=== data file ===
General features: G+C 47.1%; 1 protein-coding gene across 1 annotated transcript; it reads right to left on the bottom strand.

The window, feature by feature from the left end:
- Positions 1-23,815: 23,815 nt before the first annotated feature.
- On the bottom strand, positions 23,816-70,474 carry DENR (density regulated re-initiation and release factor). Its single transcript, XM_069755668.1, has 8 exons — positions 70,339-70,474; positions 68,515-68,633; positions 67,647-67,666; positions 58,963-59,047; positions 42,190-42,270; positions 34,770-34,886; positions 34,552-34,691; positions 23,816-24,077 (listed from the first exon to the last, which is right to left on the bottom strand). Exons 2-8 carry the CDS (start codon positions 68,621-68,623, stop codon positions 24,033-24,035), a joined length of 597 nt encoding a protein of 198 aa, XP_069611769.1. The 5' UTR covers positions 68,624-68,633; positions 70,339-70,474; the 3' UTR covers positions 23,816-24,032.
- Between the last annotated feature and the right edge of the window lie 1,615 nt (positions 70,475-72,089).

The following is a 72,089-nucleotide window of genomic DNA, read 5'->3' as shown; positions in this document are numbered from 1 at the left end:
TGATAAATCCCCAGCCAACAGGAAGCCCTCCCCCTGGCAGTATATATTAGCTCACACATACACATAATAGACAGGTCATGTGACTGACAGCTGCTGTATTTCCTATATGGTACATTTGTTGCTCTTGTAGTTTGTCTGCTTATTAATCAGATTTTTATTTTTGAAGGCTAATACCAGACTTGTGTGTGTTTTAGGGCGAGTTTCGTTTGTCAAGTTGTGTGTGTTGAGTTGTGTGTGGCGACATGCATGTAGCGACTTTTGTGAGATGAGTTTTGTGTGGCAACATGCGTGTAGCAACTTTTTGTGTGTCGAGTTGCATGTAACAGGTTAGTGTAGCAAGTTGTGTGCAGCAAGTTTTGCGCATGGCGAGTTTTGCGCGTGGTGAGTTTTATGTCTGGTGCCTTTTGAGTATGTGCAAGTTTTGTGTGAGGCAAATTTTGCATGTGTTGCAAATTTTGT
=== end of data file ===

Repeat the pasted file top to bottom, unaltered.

General features: G+C 47.1%; 1 protein-coding gene across 1 annotated transcript; it reads right to left on the bottom strand.

The window, feature by feature from the left end:
- Positions 1-23,815: 23,815 nt before the first annotated feature.
- On the bottom strand, positions 23,816-70,474 carry DENR (density regulated re-initiation and release factor). Its single transcript, XM_069755668.1, has 8 exons — positions 70,339-70,474; positions 68,515-68,633; positions 67,647-67,666; positions 58,963-59,047; positions 42,190-42,270; positions 34,770-34,886; positions 34,552-34,691; positions 23,816-24,077 (listed from the first exon to the last, which is right to left on the bottom strand). Exons 2-8 carry the CDS (start codon positions 68,621-68,623, stop codon positions 24,033-24,035), a joined length of 597 nt encoding a protein of 198 aa, XP_069611769.1. The 5' UTR covers positions 68,624-68,633; positions 70,339-70,474; the 3' UTR covers positions 23,816-24,032.
- Between the last annotated feature and the right edge of the window lie 1,615 nt (positions 70,475-72,089).

The following is a 72,089-nucleotide window of genomic DNA, read 5'->3' as shown; positions in this document are numbered from 1 at the left end:
TGATAAATCCCCAGCCAACAGGAAGCCCTCCCCCTGGCAGTATATATTAGCTCACACATACACATAATAGACAGGTCATGTGACTGACAGCTGCTGTATTTCCTATATGGTACATTTGTTGCTCTTGTAGTTTGTCTGCTTATTAATCAGATTTTTATTTTTGAAGGCTAATACCAGACTTGTGTGTGTTTTAGGGCGAGTTTCGTTTGTCAAGTTGTGTGTGTTGAGTTGTGTGTGGCGACATGCATGTAGCGACTTTTGTGAGATGAGTTTTGTGTGGCAACATGCGTGTAGCAACTTTTTGTGTGTCGAGTTGCATGTAACAGGTTAGTGTAGCAAGTTGTGTGCAGCAAGTTTTGCGCATGGCGAGTTTTGCGCGTGGTGAGTTTTATGTCTGGTGCCTTTTGAGTATGTGCAAGTTTTGTGTGAGGCAAATTTTGCATGTGTTGCAAATTTTGT